Fact–Many Majors become disgruntled, jaded, bitter, and angry.  These feelings generally stem from two seeds: perspective and workload.  Major’s perspective are generally based on a new and unfiltered view of Division, Brigade, and Battalion operations which reveals many imperfections.   Majors also are under a tremendous amount of stress from the enormity of their work load.  This new environment lends itself to a fact of life- negativity is contagious for those with weak minds.  You will find yourself in the middle of an AIM conversations as a Major.  Here is some simple advice-  Avoid It!  You really have three choices as a professional when frustrated:  1) Fix the issue that is frustrating you.  2) Recommend to your higher a way to correct the issue. 3) Vote with your feet.  If the issue is within your purview then get after it and fix the problem. If not, tell a trusted leader whom you respect about the issue so it can get resolved above your level.  Finally, if you cannot get past your frustration and the negativity go find a profession that makes you happy.  Life is too short and the Army needs positive leaders.  Bottom Line–Don’t become a member of the Angry Iron Major Club (A.I.M.) you have better choices.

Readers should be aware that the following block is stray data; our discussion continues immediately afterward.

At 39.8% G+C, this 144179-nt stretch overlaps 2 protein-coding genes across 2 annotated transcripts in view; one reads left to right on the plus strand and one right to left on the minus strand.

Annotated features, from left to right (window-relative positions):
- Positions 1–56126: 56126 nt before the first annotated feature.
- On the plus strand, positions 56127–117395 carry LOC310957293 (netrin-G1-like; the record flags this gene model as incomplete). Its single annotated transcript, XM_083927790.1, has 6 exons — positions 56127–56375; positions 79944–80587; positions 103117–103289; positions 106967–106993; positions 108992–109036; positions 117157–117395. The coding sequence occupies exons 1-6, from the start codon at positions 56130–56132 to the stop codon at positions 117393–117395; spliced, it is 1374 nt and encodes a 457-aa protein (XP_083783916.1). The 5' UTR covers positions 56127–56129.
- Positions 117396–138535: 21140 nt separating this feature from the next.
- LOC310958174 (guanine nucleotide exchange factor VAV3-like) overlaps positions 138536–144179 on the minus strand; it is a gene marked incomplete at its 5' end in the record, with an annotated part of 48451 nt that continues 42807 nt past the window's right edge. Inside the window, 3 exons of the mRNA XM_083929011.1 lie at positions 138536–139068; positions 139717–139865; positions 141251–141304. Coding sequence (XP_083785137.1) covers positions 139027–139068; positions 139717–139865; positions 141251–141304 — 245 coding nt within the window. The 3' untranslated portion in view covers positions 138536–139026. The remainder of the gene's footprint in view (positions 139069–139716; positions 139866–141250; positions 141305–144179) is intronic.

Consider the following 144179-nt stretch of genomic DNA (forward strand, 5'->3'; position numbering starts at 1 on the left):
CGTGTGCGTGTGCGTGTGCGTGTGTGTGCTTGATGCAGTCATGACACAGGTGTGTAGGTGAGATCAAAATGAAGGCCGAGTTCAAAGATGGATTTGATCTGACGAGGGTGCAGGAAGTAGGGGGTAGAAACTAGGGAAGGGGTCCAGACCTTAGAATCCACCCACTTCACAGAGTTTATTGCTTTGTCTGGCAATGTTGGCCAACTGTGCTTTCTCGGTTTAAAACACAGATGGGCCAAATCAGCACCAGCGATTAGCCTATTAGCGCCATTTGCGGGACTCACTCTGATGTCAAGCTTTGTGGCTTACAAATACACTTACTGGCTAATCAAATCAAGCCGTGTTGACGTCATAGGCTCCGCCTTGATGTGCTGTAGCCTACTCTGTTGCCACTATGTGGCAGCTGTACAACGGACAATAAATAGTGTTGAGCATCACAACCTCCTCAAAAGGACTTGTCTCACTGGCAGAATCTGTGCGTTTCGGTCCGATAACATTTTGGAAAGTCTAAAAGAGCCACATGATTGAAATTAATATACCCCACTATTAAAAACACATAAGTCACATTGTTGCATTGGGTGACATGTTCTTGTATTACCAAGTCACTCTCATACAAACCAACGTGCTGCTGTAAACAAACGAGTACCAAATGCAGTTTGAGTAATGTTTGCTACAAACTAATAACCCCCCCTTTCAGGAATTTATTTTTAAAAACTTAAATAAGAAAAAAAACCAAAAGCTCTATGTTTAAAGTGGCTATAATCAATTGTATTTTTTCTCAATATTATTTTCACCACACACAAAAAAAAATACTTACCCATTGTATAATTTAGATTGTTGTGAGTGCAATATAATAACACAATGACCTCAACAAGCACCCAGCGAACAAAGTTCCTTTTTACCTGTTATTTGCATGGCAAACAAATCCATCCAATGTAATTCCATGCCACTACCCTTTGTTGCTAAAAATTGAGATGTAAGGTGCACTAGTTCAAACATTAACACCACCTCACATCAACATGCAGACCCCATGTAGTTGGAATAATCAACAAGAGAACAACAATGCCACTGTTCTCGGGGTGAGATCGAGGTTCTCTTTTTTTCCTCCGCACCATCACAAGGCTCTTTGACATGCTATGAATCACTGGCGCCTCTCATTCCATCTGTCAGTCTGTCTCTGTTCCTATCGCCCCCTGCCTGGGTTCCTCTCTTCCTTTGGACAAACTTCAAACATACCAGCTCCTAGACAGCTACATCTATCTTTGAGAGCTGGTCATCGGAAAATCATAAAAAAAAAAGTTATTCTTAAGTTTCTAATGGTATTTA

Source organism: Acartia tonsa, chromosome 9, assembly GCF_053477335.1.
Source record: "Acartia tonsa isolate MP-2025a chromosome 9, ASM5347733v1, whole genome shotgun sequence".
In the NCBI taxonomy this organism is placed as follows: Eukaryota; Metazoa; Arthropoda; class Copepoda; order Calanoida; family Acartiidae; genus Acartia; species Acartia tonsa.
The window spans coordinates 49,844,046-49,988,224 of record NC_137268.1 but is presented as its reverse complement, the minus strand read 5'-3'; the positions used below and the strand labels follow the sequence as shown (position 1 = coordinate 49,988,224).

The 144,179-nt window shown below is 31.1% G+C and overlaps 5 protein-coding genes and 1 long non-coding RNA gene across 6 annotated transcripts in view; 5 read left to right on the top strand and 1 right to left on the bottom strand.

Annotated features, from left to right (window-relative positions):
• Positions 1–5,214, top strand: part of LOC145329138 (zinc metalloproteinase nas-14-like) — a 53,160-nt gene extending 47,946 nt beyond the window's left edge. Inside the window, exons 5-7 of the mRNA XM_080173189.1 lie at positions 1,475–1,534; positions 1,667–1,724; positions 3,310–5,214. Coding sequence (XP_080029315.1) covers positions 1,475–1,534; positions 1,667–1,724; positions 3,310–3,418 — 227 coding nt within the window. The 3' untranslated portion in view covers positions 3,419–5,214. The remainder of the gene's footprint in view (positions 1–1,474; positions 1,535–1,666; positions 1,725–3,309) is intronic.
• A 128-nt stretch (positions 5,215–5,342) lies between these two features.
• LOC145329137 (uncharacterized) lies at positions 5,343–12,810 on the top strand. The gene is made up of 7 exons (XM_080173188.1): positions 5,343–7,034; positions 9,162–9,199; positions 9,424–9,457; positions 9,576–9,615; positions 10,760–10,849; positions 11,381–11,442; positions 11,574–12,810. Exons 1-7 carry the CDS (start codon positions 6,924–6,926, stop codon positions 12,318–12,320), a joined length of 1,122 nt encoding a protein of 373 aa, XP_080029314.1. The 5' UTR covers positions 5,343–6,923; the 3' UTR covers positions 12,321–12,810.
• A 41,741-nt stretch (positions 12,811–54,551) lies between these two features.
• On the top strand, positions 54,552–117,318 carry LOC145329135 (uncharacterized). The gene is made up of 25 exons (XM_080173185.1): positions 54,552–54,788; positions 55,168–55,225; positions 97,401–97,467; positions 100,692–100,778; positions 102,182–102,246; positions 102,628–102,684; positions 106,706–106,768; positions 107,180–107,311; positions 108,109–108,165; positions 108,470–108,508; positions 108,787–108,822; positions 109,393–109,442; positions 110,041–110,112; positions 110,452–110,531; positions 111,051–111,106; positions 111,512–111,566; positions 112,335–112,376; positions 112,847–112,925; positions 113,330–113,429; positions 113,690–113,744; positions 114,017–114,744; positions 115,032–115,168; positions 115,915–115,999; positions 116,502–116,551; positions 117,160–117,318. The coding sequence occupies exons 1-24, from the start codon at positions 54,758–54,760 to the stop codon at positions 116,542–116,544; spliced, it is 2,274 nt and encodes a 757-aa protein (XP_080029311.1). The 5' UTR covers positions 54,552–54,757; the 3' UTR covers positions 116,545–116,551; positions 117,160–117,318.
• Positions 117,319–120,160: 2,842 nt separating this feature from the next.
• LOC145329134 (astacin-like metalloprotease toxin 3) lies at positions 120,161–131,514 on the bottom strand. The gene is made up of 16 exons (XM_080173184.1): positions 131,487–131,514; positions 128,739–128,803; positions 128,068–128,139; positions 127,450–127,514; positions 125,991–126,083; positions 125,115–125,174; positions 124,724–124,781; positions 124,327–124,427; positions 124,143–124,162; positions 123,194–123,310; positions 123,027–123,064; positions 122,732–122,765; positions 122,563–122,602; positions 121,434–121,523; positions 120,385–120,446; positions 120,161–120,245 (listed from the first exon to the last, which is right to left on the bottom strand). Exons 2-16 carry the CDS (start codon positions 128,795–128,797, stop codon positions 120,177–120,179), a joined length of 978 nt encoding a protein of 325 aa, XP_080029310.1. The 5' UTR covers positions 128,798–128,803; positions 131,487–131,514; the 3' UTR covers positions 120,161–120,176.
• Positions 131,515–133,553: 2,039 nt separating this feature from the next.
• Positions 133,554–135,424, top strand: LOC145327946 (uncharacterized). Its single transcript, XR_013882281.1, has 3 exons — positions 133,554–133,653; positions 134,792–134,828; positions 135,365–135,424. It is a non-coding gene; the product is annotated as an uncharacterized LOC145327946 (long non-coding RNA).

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Cooperation Without Coordination

 ML_Banner_Inset4This guest post is by Drew Steadman who created  The Military Leader.  His site is designed to provide leaders of all professions with resources and insight they can use to develop themselves and their organizations.

 

Ever had an important life lesson strike you in the midst of a trivial activity? Well, it happened to me not long ago and the lesson, a stroke of organizational leadership insight, came from an unexpected source.

I was halfway through loading the dishwasher when my mother-in-law walked in with dirty dishes to add. Wanting to be helpful, she placed the dishes in the first set of slots she saw but they weren’t the slots that I, master of dishwasher operations, had in mind. I thanked her for helping and then moved the dishes to their rightful position.